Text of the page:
Pastor Draws the Line in Editorial Cartoons; "Creative Abilities" Enable Him to Preach in Ways That His Flock "Can Relate To."

The Washington Times (Washington, DC), January 2, 2005 | Go to article overview

Pastor Draws the Line in Editorial Cartoons; "Creative Abilities" Enable Him to Preach in Ways That His Flock "Can Relate To."


Byline: Jon Ward, THE WASHINGTON TIMES

NEW BALTIMORE, Va. - Dick Wright is a nationally syndicated, award-winning cartoonist who isn't afraid to poke fun at lawmakers and world leaders on the editorial pages of hundreds of newspapers across the country.

But in this rapidly growing community in Fauquier County, Mr. Wright, 60, is known as senior pastor at the interdenominational Community Christian Fellowship, who preaches the word of God in ways his parishioners say they can relate to.

Mr. Wright said his many years of drawing cartoons have helped his preaching. His work has appeared in nearly 400 newspapers.

"I use those creative abilities I've got in my messages," he said. "In a way all these years of drawing cartoons was a form of preparation for producing spiritual messages. ... One is political, and one is spiritual, but it's the same process."

Members of his congregation say Mr. Wright makes religion easy to understand.

"I can relate to him," said John Lerch, 45, of Gainesville, Va. "He's been in the business world all his life. ... He talks plainly. He doesn't talk too theologically. It's refreshing."

Mr. Wright, who lives in Warrenton, founded Community Christian Fellowship in 1999, when the church he was attending at the time split. He said one day while sitting at his drawing board, he received a message from God.

"God had more for me to do," he said.

Mr. Wright, who has drawn cartoons for newspapers since 1974, did not attend a seminary and did not undergo any formal pastoral training. But that really didn't matter. One by one, the worshippers came.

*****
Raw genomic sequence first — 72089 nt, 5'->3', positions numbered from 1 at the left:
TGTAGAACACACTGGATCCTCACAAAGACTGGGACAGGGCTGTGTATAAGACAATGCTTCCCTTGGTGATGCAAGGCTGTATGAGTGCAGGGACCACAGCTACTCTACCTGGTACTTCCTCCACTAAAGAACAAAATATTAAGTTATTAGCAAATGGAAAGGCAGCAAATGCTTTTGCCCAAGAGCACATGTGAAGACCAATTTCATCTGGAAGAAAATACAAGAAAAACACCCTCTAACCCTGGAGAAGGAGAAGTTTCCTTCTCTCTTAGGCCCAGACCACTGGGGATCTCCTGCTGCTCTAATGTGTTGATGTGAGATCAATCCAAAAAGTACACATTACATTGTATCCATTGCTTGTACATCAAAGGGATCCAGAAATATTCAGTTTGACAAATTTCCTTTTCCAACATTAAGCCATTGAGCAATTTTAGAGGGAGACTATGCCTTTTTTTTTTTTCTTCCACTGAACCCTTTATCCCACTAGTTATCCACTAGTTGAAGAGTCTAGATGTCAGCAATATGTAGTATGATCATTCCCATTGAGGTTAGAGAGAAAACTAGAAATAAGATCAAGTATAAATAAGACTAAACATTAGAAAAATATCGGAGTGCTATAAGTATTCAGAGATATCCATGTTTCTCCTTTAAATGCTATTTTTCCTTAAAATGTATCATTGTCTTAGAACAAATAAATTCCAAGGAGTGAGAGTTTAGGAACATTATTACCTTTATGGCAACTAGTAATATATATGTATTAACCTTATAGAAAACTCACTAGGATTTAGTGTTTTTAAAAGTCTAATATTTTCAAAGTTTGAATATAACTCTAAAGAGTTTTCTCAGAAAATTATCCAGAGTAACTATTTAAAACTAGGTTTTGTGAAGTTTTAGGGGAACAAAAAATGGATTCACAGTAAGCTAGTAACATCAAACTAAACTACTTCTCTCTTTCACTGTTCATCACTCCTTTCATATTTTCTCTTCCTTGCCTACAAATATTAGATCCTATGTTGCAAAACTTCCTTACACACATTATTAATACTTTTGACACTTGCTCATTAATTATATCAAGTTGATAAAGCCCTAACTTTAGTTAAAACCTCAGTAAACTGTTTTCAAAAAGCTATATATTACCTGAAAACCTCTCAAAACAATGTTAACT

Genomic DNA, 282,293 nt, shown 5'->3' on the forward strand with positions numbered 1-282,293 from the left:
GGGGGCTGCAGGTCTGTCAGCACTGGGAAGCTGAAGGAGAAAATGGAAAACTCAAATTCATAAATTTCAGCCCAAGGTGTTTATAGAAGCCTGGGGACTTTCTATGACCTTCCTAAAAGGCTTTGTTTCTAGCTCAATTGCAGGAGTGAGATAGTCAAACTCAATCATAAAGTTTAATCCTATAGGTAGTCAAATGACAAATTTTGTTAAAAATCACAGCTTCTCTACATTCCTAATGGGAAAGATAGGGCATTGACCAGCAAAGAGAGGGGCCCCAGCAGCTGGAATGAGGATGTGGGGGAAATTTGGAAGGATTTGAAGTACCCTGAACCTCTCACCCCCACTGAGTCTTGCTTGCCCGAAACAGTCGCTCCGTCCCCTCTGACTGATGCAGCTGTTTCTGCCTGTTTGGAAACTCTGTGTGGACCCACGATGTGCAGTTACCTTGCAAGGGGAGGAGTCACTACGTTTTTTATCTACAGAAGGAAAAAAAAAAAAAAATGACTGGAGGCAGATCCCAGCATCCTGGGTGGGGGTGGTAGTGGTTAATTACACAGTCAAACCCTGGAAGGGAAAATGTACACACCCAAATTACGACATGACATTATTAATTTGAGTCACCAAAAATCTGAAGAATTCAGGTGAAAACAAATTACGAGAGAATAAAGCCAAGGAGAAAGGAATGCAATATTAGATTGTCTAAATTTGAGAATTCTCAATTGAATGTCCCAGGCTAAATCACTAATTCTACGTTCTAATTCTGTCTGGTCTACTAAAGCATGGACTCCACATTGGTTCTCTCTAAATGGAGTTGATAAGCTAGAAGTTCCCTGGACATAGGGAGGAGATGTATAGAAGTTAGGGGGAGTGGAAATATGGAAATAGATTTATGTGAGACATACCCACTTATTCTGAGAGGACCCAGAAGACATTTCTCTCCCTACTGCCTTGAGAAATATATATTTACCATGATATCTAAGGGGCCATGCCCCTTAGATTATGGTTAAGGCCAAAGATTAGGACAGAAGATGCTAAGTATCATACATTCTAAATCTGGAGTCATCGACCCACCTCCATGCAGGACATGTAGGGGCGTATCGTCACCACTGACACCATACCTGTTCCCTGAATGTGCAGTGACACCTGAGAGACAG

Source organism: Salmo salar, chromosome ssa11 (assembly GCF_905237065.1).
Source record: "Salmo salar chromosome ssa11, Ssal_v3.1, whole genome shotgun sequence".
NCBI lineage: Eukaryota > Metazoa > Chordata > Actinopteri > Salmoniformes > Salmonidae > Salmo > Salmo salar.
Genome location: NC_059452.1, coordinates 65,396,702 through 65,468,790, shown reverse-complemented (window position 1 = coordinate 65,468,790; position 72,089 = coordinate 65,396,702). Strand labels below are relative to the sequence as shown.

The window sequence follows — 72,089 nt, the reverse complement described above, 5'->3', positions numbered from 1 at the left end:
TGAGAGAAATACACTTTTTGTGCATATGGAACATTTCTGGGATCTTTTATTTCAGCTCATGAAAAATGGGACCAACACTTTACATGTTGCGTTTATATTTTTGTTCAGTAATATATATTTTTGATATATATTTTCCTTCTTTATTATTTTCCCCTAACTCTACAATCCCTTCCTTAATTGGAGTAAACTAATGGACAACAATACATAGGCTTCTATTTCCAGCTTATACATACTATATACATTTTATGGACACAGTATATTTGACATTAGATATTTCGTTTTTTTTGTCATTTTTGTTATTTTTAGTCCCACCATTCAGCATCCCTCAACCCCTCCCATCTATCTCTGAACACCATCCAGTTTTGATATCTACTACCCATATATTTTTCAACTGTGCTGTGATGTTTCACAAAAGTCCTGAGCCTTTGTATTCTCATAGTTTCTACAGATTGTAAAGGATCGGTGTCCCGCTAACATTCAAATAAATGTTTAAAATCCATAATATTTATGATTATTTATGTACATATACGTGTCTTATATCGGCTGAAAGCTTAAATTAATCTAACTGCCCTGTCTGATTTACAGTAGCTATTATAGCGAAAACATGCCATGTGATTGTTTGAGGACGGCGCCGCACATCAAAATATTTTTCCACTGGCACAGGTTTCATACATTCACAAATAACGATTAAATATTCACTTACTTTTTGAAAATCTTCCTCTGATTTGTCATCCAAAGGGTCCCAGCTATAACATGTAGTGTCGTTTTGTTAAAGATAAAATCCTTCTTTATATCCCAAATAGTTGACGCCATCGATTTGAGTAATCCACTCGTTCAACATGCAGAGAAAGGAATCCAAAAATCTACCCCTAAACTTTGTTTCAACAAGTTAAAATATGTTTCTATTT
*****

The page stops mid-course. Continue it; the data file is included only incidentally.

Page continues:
In the beginning, the church consisted of 19 members who met at a private residence. In the past year, attendance at the two Sunday-morning services has grown from about 125 to more than 400.

The church, at 6317 Vint Hill Road off Route 29, has three pastors and two staff members. Mr. Wright plans to hire another pastor soon. The 12,000-square-foot church building, which sits on five acres, is fairly new. The $830,000 building was constructed 18 months ago.

Mr. Wright believed there were no churches in the county that appealed to those worshippers who wanted less tradition and more vibrancy. He thought he could use his career experience to relate to people's real-life challenges and talk about Christianity in a "culturally relevant" way.

"Across the country, this isn't unique," said John Peterson, the church's 49-year-old executive pastor, who also has no formal pastoral training. "But in this area, it is unique."

He said most of the churches in the area have long been denominational.

One of the church's primary means of proselytizing is direct mailings that feature Mr. Wright's cartoons. The church has its own printing press, which makes the mailings cost-efficient, he said.

"We really believe in spreading the Gospel, and we do that through direct mail," he said. "We've already put our Gospel message in 300,000 homes. This year, we're going to try to reach a million homes."

Over the past three years, the county's population has grown by almost 11 percent, according to the Census Bureau.

Mr. …

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